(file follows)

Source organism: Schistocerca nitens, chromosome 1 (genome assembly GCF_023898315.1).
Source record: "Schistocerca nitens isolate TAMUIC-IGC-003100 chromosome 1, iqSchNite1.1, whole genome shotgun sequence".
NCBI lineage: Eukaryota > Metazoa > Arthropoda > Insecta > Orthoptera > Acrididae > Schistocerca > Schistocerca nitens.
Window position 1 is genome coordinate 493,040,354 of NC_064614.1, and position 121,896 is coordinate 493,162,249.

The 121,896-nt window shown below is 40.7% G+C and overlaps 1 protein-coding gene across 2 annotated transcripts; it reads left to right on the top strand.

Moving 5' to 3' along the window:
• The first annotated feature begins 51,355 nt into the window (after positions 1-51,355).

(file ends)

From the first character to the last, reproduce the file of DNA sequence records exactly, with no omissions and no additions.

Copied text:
Source organism: Schistocerca nitens, chromosome 1 (genome assembly GCF_023898315.1).
Source record: "Schistocerca nitens isolate TAMUIC-IGC-003100 chromosome 1, iqSchNite1.1, whole genome shotgun sequence".
NCBI lineage: Eukaryota > Metazoa > Arthropoda > Insecta > Orthoptera > Acrididae > Schistocerca > Schistocerca nitens.
Window position 1 is genome coordinate 493,040,354 of NC_064614.1, and position 121,896 is coordinate 493,162,249.

The 121,896-nt window shown below is 40.7% G+C and overlaps 1 protein-coding gene across 2 annotated transcripts; it reads left to right on the top strand.

Moving 5' to 3' along the window:
• The first annotated feature begins 51,355 nt into the window (after positions 1-51,355).